Drug Addicts and the Internet

With the rapid growth of computer-mediated communication (CMC) and Internet over the past fifteen years, the ways in which interpersonal communication behaviors are being modified or changed by computer-mediated channels, such as chat rooms, bulletin boards, and email, have attracted the attention of communication researchers.

Another important interpersonal communication context that has gained the attention of social scientists in recent years is face-to-face are drug addicts anonimous acoholic support groups that could be maintained through World Wide Web. (American Psychological Association,1997)

Drug addicts support groups have proliferated over the past twenty-five years, and relatively few studies have examined computer-mediated such support groups. Preliminary research dealing with on-line support groups suggests that they may offer a number of advantages to their members compared to face-to-face drug rehabilitation groups, such as twenty-four hour access to the group, anonymity, and an extended support network that would be impossible to have in a face-to-face environment. However, researchers have largely ignored the potential for disadvantages in computer-mediated support groups. (Hilingh, C., Fridlund, B., & Segesten. 1995) For example, increased anonymity, increased distance between support providers, and asynchronous communication that typically occur within on-line support groups could possibly negatively affect on-line group members' satisfaction with the support they receive.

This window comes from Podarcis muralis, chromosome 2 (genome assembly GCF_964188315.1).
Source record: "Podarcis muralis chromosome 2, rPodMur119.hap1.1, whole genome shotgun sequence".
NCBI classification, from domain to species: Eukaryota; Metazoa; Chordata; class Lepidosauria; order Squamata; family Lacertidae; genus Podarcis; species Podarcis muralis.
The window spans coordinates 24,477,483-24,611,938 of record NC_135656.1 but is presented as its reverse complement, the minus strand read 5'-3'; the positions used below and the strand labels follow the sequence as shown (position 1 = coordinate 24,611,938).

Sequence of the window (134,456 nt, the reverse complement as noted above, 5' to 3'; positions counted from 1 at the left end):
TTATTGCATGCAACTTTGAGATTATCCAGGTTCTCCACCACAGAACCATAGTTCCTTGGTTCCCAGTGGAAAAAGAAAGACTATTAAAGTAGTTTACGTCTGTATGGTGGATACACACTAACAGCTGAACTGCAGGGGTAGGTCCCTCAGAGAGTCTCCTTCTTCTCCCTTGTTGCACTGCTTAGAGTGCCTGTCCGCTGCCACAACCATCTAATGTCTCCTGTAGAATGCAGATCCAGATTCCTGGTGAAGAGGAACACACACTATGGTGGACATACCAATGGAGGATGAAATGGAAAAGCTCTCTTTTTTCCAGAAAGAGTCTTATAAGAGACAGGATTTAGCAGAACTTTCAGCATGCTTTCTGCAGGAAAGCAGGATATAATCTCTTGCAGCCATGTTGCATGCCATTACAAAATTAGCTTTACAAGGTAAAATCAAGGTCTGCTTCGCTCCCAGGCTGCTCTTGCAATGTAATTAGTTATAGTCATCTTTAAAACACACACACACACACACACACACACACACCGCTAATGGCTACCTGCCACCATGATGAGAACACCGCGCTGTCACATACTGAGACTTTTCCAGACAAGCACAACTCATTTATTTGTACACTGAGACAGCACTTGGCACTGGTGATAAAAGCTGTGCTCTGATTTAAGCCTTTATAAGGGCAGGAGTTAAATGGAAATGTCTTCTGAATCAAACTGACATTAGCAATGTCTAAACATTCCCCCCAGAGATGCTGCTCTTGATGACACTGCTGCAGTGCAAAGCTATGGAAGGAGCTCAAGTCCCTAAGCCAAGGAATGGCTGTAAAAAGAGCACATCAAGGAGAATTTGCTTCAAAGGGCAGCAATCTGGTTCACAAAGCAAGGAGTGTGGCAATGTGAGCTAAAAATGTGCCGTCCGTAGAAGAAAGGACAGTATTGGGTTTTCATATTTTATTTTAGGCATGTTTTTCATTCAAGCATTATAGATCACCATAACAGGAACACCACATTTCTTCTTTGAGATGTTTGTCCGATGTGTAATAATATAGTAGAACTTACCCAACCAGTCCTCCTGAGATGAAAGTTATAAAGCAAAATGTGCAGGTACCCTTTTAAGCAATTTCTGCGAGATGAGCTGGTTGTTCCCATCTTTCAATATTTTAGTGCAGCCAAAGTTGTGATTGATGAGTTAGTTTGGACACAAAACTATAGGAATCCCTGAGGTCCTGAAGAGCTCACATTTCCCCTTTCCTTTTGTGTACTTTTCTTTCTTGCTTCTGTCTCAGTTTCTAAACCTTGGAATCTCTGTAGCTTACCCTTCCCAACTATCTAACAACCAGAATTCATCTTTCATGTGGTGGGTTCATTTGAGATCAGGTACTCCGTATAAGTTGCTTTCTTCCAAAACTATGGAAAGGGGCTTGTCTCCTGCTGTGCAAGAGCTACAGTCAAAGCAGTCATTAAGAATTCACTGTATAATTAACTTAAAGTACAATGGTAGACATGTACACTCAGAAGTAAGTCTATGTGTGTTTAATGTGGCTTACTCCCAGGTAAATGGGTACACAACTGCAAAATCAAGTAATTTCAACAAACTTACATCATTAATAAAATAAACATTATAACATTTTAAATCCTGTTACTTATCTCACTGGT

Support appraisal, or the perceptions of social support (such as the degree to which an individual is satisfied with the support he or she receives), reportedly influences how people adjust to stressful situations. (Wasserman & Danforth 2002) A mediating variable that appears to influence how people adjust to stressful situations is the type of coping strategies they employ when faced with a problem. No studies, however, have examined the relationship between satisfaction with supportive relationships in on-line support groups and the types of coping strategies used by on-line support group members.

Nevertheless, the Internet is more than just a computer network. It's actually a network of networks, meaning that anyone who can connect to a computer network that's part of the Internet has access to the other networks as well. The Internet consists of more than a million computers on an estimated 48,000 networks, serving more than 30 million registered users or "accounts" in more than 200 countries. The Internet has doubled in size every year since 1988 and continues to grow at an estimated rate of 10-15 percent per month.

The more often an individual spends time communicating with others on-line, the more easily s/he can adapt to the lack of nonverbal and contextual cues and the more satisfied s/he becomes with the relationship. A number of aspects of supportive computer-mediated interpersonal relationships, however, have not received adequate attention in the literature. For example, we know little about whether the amount of time individuals spend communicating with others in on-line support groups is related to the size of their on-line and face-to-face support networks or their satisfaction with both types of support networks. Given the literature on computer-mediated communication and relational satisfaction, one can reasonably assume that the amount of time a person spends giving and receiving social support on-line would influence his or her perceptions of both networks in terms of support satisfaction. Moreover, the amount of time a person spends communicating in on-line support groups could reasonably be assumed to be related to both the size of his or her on-line support network and face-to-face support network. ...

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